DNA polymerase: Enzyme that adds nucleotides to existing nucleic acid strands during DNA replication. These enzymes can be distinguished by their processivity (e.g., DNA replication).
DNA replication: Cellular process in which DNA is copied and doubled.
DNA sequence: The order of nucleotide bases. A DNA sequence can be short, long, or representative of entire chromosomes or organismal genomes.
Dominant: Refers to an allele for which one copy is sufficient to be visible in the phenotype.
Elongation: The assembly of new DNA from template strands with the help of DNA polymerases.
Enzymes: Proteins responsible for catalyzing (accelerating) various biochemical reactions in cells.
Epigenetic profile: The methylation pattern throughout a genome—that is, which genes (and other genomic sites) are methylated and unmethylated.
Epigenetics: Changes in gene expression that do not result in a change of the underlying DNA sequence. These changes typically involve DNA methylation and histone modifications. These changes are reversible and can also be inherited by the next generation.
Euchromatin: Loosely coiled chromosomes found within the nucleus that are accessible for regulatory processing of DNA.
Eukaryote: Single-celled or multicelled organism characterized by a distinct nucleus, with each organelle surrounded by its own membrane.
Exon: Protein-coding segment of a gene.
Gametes: Haploid cells referred to as an egg and sperm that will fuse together during sexual reproduction to form a diploid organism.
Gene: Segment of DNA that contains protein-coding information and various regulatory (e.g., promoter) and noncoding (e.g., introns) regions.
Genetic recombination: A cellular process that occurs during meiosis I in which homologous chromosomes pair up and sister chromatids on different chromosomes physically swap genetic information.
Genome: All the genetic information of an organism.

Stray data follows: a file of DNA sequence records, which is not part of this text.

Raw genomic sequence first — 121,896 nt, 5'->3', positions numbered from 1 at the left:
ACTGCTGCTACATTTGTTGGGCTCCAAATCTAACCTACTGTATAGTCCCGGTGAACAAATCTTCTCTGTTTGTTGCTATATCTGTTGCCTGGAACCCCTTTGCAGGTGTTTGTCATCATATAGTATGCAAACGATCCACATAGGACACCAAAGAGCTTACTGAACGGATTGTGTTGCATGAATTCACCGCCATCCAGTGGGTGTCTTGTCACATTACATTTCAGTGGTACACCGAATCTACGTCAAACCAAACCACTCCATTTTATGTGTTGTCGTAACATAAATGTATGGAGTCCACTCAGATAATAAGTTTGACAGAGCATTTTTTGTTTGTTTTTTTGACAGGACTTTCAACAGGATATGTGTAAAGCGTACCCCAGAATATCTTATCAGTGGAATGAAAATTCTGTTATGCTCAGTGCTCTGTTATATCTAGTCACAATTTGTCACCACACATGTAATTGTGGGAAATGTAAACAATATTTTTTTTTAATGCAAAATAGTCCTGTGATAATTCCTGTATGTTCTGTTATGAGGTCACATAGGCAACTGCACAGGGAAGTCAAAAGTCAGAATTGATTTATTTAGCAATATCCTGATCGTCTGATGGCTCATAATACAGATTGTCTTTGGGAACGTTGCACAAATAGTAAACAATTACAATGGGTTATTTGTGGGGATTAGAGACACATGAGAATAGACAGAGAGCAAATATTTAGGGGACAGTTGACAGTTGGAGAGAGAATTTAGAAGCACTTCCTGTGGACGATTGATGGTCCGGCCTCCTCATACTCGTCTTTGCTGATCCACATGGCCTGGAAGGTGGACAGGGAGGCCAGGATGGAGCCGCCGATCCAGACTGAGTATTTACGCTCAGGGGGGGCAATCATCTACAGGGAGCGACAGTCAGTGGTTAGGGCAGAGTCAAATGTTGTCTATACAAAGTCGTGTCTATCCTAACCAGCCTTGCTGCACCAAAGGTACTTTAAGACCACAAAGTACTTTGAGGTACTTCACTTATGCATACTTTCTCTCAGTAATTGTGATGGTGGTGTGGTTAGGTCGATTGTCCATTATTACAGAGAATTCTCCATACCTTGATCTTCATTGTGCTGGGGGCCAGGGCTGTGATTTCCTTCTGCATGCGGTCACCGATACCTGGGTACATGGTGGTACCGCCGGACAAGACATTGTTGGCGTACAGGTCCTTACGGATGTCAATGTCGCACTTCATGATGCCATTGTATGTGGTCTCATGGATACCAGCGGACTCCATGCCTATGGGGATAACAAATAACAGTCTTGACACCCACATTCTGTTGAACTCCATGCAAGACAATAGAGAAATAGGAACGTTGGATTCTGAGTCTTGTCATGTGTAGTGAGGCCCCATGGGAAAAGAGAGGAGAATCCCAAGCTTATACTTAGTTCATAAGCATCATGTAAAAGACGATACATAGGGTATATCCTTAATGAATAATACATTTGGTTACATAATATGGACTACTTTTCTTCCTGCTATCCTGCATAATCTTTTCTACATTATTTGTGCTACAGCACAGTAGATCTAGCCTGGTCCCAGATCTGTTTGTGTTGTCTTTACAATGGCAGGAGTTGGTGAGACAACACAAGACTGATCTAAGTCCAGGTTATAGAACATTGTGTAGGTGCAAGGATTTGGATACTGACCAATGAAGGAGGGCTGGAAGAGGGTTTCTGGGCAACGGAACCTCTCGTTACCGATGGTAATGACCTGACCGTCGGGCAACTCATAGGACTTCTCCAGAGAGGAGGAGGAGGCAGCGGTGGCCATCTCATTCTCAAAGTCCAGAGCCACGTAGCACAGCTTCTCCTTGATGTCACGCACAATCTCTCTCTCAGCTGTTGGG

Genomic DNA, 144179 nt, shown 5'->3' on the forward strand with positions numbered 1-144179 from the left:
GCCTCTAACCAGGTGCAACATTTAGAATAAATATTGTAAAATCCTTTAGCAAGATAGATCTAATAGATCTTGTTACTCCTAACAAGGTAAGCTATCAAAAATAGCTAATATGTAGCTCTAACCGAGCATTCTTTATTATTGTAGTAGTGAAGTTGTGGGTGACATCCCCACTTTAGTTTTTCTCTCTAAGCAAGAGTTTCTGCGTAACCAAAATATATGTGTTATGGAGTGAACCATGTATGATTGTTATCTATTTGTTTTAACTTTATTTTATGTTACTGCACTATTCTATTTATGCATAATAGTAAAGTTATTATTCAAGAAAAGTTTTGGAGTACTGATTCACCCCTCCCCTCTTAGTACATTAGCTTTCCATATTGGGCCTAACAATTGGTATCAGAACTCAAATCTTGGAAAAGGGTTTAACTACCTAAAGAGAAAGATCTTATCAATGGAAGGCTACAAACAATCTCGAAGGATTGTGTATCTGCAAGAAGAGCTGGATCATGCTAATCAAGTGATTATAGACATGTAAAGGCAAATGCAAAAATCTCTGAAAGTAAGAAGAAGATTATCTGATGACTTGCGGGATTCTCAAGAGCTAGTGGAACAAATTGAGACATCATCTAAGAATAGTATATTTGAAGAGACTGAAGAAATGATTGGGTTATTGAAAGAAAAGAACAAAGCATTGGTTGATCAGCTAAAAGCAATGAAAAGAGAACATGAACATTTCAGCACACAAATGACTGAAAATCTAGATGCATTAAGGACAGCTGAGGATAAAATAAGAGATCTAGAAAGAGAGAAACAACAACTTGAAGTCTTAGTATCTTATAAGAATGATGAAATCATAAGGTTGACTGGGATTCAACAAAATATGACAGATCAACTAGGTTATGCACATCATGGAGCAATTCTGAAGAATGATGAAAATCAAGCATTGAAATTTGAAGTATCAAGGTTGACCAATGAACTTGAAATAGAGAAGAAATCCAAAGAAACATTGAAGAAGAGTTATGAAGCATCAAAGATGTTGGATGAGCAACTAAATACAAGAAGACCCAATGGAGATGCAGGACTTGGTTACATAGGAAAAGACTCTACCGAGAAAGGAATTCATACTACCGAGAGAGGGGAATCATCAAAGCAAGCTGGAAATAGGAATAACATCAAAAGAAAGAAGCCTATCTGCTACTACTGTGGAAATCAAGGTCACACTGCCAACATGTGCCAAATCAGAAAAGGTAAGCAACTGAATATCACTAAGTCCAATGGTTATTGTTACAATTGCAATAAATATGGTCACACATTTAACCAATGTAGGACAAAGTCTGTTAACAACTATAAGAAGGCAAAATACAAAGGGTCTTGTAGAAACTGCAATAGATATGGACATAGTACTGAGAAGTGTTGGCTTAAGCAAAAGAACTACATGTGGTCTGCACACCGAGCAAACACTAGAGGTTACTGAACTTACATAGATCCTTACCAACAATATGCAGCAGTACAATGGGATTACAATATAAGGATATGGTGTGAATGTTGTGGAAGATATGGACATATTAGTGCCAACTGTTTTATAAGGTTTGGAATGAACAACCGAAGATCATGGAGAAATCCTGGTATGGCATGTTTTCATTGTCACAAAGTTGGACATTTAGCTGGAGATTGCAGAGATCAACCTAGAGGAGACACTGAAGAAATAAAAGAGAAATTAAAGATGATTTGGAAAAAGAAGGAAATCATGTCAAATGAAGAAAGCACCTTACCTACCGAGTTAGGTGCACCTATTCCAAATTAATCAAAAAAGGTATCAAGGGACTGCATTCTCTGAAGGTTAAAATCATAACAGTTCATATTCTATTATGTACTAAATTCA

Genotype: The combination of two alleles that code for or are associated with the same gene.
Genotyping: A molecular procedure that is performed to test for the presence of certain alleles or to discover new ones.
Germ cells: Specialized cells that form gametes (egg and sperm cells).
Haploid: Cell or organism with one set of chromosomes (n = 23).
Helicase: A protein that breaks the hydrogen bonds that hold double-stranded DNA together.
Heterozygous: Genotype that consists of two different alleles.
Histones: Proteins that DNA wraps around to assist with DNA organization within the nucleus.
Homologous chromosomes: A matching pair of chromosomes wherein one chromosome is maternally inherited and the other is paternally inherited.
Homozygous: Genotype that consists of two identical alleles.
Incomplete dominance: Heterozygous genotype that produces a phenotype that is a blend of both alleles.
Initiation: The recruitment of proteins to separate DNA strands and begin DNA replication.
Interphase: Preparatory period of the cell cycle when increased metabolic demand allows for DNA replication and doubling of the cell prior to cell division.
Introns: Segment of DNA that does not code for proteins.
Karyotyping: The microscopic procedure wherein the number of chromosomes in a cell is determined.
Lagging strand: DNA template strand that is opposite to the leading strand during DNA replication. This strand is created in several disconnected sections and other enzymes fill in the missing nucleotide gaps between these sections.